Do Stand So Close

“Do Stand So Close: my improbable adventure as Sting’s guitarist”:

This is the best book I’ve ever read about being on the road. Yes, even better than Ian Hunter’s long ago memoir.

First and foremost, Jeffrey Lee Campbell can write. Positively astounding. Not a week goes by without someone sending me their music book, and they’re almost never good. Having a story is different from being able to write the story. Furthermore, said writers don’t realize a story should flow, that sometimes you’ve got to leave the best stuff out because it doesn’t fit the narrative.

But not Jeffrey Lee Campbell.

Jeff was the guitarist on Sting’s “…Nothing Like the Sun” tour, which included a six week worldwide jaunt on the Amnesty tour, featuring Bruce Springsteen and Peter Gabriel and more.

Jeff didn’t play on the record, but Sting heard him play as part of an underfunded jazz combo in Europe and decided to give him an audition. Jeff showed up for multiple rehearsals, and eventually Sting said he could have the job if he wanted it. The business people told him it was only going to pay $2500 a week, take it or leave it, but it was much better than selling candy at Broadway theatres.

Yes, that was Jeff’s gig. Along with Aaron Sorkin and Camryn Manheim… You’ve got to start somewhere, and you’re best off starting in New York or L.A. Did you read any of the obits about Howard Johnson? The tuba player made famous by Taj Mahal, who was a fixture in the original SNL band, didn’t think he was good enough for New York, so he went first to Chicago. But when Eric Dolphy heard Howard play, he said he was needed in NYC right away, and Howard moved, and there started a decades-long career:

Jeff was living in North Carolina. He’d attended the music program at the University of Miami, but dropped out after three years. Then he played in local bands until he got up the gumption to move to the city. Where he was nobody. He got the gig selling candy and hanging coats on Broadway, but he had to work his connections until he could finally get gigs playing in wedding bands. What did AC/DC say? It’s a long way to the top if you wanna rock ‘n’ roll?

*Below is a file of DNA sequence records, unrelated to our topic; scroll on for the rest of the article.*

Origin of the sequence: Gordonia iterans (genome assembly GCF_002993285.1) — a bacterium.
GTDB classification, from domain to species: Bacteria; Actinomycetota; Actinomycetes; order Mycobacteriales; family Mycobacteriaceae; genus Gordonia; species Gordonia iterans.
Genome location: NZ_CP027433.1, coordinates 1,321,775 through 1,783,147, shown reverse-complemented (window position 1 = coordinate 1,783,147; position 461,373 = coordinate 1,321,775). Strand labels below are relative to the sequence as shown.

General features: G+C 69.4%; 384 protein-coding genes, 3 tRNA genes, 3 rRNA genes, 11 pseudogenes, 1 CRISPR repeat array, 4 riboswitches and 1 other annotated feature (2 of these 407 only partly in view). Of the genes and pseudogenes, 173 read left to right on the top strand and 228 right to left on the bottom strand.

But actually, it was a short journey for Jeff. He took the gig and…

Proceeded to go on the road for a year. This was before the internet, never mind smartphones. Being in one’s hotel room was lonely, and boring. Jeff played some tennis, at times with Sting, but mostly he drank and drugged and saw nothing of the world, mostly in places he’s never been back to.

You see this was the highlight of Jeff’s career. 1987-1988. He never got such a high profile gig thereafter. He came home thinking he was a big deal, but in the city he was seen as a guy who hadn’t paid his dues, who wasn’t hooked into the local scene, and after running out of money, he went back to playing in wedding bands and… He played some other famous tours thereafter, but not at the same level, with the same prominence. For decades, Jeff’s been a guitarist in Broadway orchestras. It’s a hard gig to get, and not often an easy gig to keep, it’s all about relationships. Being able to play is assumed. Jeff rehearsed for free, spent all that time learning the music to get his first gig as a sub. And he likes being able to walk to work, and the pay is good, but it is not the touring big time.